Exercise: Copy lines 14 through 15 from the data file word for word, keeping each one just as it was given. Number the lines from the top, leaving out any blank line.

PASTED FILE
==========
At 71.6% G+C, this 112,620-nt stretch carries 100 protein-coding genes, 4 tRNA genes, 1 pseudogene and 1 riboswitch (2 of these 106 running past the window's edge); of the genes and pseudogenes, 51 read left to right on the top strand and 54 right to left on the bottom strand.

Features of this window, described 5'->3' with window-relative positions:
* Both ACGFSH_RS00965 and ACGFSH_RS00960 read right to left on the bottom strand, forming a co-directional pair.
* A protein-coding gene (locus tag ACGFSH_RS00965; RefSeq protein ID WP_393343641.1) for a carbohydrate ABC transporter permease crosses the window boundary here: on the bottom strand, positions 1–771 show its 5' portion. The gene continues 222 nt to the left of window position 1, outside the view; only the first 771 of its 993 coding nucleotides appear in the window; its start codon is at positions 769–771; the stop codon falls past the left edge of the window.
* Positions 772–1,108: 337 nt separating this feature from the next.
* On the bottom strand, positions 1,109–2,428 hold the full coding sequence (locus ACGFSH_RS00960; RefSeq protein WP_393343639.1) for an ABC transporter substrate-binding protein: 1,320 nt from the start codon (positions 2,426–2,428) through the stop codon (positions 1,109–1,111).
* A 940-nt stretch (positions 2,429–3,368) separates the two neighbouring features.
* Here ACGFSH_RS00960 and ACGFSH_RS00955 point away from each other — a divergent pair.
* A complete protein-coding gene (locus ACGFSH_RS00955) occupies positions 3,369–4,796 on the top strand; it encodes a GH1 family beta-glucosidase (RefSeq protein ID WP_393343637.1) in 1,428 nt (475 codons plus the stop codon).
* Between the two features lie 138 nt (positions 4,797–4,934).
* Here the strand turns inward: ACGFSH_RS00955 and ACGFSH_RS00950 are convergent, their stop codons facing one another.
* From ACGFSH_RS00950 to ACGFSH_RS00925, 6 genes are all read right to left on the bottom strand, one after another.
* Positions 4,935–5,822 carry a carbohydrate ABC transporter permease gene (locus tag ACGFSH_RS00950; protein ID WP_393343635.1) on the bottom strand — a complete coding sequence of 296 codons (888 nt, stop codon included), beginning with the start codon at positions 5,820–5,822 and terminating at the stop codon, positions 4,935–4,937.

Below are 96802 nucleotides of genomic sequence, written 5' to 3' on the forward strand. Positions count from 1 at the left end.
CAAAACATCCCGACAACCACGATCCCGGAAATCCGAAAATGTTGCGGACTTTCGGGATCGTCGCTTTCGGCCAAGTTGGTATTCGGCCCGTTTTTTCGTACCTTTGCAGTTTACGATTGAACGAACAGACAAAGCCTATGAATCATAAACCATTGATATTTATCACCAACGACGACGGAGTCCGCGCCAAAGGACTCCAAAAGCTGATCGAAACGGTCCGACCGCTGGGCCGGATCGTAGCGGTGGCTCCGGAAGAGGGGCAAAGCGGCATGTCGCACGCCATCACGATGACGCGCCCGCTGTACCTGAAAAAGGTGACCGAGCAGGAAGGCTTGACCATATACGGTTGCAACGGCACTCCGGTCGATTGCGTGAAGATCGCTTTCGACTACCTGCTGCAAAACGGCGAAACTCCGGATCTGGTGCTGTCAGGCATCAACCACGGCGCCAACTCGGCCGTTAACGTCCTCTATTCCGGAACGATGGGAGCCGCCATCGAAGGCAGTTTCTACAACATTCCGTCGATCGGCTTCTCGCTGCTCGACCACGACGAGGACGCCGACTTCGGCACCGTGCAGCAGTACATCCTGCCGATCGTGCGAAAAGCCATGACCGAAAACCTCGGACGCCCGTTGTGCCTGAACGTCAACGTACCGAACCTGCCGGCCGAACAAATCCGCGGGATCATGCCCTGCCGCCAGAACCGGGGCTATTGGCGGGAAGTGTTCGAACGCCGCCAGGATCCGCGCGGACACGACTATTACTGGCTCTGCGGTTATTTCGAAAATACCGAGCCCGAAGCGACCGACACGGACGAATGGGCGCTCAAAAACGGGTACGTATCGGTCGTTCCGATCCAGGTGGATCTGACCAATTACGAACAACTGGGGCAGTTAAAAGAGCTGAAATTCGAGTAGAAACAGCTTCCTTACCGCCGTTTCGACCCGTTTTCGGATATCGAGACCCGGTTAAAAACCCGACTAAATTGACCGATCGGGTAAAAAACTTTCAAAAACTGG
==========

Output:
Below are 96802 nucleotides of genomic sequence, written 5' to 3' on the forward strand. Positions count from 1 at the left end.
CAAAACATCCCGACAACCACGATCCCGGAAATCCGAAAATGTTGCGGACTTTCGGGATCGTCGCTTTCGGCCAAGTTGGTATTCGGCCCGTTTTTTCGTACCTTTGCAGTTTACGATTGAACGAACAGACAAAGCCTATGAATCATAAACCATTGATATTTATCACCAACGACGACGGAGTCCGCGCCAAAGGACTCCAAAAGCTGATCGAAACGGTCCGACCGCTGGGCCGGATCGTAGCGGTGGCTCCGGAAGAGGGGCAAAGCGGCATGTCGCACGCCATCACGATGACGCGCCCGCTGTACCTGAAAAAGGTGACCGAGCAGGAAGGCTTGACCATATACGGTTGCAACGGCACTCCGGTCGATTGCGTGAAGATCGCTTTCGACTACCTGCTGCAAAACGGCGAAACTCCGGATCTGGTGCTGTCAGGCATCAACCACGGCGCCAACTCGGCCGTTAACGTCCTCTATTCCGGAACGATGGGAGCCGCCATCGAAGGCAGTTTCTACAACATTCCGTCGATCGGCTTCTCGCTGCTCGACCACGACGAGGACGCCGACTTCGGCACCGTGCAGCAGTACATCCTGCCGATCGTGCGAAAAGCCATGACCGAAAACCTCGGACGCCCGTTGTGCCTGAACGTCAACGTACCGAACCTGCCGGCCGAACAAATCCGCGGGATCATGCCCTGCCGCCAGAACCGGGGCTATTGGCGGGAAGTGTTCGAACGCCGCCAGGATCCGCGCGGACACGACTATTACTGGCTCTGCGGTTATTTCGAAAATACCGAGCCCGAAGCGACCGACACGGACGAATGGGCGCTCAAAAACGGGTACGTATCGGTCGTTCCGATCCAGGTGGATCTGACCAATTACGAACAACTGGGGCAGTTAAAAGAGCTGAAATTCGAGTAGAAACAGCTTCCTTACCGCCGTTTCGACCCGTTTTCGGATATCGAGACCCGGTTAAAAACCCGACTAAATTGACCGATCGGGTAAAAAACTTTCAAAAACTGG